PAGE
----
- Can we better understand the relationship between the recovery goal, the current population size, and current habitat amount and configuration?
- Could Barred Owls (Strix varia varia; BDOW) be a significant threat?
To help answer these questions, we developed models for spatial landscape projection, ecological classification, cross-scale habitat assessment, population dynamics, and reserve selection. The modelling framework used to represent these components is necessarily a simplistic representation of a very complex reality (Walters Æ̀986). Sufficient empirical data needed to define functional relationships were not always available. Estimates of parameters, even where data are available, required care in their use and interpretation. These, combined with informed expert judgements about many key hypotheses and relationships, formed the basis of model building and testing. The following chapters outline the data and assumptions used to model the Spotted Owl, the development of the suite of tools for the framework, and the findings on both the model framework and the Spotted Owl as synthesized through the framework.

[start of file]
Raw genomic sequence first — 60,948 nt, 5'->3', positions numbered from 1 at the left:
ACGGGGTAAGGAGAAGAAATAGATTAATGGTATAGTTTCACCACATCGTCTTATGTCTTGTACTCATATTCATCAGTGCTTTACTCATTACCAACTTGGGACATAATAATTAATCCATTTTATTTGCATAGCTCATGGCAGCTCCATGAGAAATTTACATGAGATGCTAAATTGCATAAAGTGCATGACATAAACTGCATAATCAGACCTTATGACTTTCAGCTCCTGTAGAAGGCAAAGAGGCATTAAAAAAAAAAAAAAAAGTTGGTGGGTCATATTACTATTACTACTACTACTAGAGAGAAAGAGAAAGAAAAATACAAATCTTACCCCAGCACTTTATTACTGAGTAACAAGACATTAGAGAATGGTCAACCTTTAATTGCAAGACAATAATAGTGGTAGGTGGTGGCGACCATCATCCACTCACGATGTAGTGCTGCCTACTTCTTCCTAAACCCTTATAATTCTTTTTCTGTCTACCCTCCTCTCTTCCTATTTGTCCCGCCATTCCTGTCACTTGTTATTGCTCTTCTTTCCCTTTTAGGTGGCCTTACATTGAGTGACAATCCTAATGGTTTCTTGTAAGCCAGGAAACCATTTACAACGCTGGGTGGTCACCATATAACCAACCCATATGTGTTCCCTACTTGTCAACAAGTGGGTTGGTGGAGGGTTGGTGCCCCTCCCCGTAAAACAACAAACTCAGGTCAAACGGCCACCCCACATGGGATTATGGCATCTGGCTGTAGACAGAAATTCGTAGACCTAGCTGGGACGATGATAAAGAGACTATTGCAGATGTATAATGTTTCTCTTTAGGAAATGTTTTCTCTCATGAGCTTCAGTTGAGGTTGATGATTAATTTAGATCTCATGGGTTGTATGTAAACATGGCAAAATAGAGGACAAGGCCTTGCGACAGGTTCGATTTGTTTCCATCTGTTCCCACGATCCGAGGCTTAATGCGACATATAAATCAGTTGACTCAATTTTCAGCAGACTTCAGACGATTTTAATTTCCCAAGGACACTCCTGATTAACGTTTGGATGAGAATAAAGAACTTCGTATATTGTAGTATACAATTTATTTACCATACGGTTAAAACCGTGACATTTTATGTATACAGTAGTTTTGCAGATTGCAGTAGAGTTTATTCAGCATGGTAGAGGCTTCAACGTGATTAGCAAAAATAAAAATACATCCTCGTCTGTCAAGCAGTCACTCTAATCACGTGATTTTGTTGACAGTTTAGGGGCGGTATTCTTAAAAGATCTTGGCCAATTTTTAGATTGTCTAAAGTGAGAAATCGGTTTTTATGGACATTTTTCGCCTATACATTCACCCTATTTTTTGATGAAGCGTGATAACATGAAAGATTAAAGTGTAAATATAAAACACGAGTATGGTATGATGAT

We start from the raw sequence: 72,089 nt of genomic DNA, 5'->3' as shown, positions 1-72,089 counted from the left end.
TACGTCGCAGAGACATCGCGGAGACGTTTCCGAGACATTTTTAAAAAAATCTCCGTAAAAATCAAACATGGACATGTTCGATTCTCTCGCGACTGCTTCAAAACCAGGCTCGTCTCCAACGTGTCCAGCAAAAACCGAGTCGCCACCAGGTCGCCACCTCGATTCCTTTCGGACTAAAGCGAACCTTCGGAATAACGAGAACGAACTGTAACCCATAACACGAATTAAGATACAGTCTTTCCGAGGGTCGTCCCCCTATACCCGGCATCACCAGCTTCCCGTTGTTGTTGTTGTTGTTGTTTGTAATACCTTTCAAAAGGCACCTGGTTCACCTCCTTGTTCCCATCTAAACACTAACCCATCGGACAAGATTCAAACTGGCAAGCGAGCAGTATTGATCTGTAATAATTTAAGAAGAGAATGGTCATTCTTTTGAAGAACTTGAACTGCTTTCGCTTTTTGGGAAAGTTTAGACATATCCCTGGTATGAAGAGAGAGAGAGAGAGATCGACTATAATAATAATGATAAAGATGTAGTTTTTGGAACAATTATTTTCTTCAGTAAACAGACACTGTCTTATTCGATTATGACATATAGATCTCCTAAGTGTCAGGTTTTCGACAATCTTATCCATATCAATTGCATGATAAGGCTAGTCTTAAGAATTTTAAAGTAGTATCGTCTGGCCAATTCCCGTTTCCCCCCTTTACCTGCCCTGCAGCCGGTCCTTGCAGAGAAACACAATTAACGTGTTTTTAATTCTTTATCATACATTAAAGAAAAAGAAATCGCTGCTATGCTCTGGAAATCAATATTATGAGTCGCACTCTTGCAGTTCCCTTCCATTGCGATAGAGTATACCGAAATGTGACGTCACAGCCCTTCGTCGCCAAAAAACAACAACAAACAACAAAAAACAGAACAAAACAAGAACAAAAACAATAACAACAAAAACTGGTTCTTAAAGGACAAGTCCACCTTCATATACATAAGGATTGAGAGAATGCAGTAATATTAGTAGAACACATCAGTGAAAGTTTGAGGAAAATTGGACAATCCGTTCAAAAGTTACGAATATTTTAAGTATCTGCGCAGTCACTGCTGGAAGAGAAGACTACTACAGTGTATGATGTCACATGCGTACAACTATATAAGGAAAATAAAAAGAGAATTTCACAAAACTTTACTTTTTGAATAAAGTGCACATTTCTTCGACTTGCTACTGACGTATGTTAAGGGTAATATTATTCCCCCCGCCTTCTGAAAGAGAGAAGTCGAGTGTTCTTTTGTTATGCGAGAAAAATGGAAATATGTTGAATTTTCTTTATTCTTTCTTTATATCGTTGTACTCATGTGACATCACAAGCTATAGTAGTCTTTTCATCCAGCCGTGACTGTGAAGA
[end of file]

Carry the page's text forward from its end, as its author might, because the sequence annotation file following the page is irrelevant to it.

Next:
Section 1 presents an overview of the modelling framework, and describes the six integrated, spatially explicit model components. These are:
1. a landscape dynamics model for projecting forest growth and stand-replacing natural disturbances that is capable of fully spatial timber supply analyses;
2. a habitat supply model that can be tailored for particular species;
3. a spatial model for calculating locations of potential territories for a territorial species;
4. a structural connectivity model for assessing spatial arrangement and proximity of habitat, territories, and management areas;
5. a spatial population model for projecting population dynamics of a particular species on projected landscapes; and
6. an evaluation post-processor that implements rules for identifying and ranking potential habitat reserves based on biological and other criteria measured at multiple scales.
Section 2 describes the ecological and management problem of recovery planning for the Spotted Owl that formed the case study we used to develop and test the framework. Evidence indicates that the Spotted Owl population in British Columbia is small and declining. Currently known and potential threats to this species in British Columbia include:
1. loss of nesting and/or foraging habitat,
2. fragmentation of nesting and/or foraging habitat,
3. negative effects from environmental and genetic factors related to small population sizes,
4. competition from Barred Owls,
5. climate change, and
We used the components of the framework to test a number of ecological hypotheses about the first four of these threats to learn how projected outcomes behave in relation to our assumptions about the causal factors influencing the status of this species.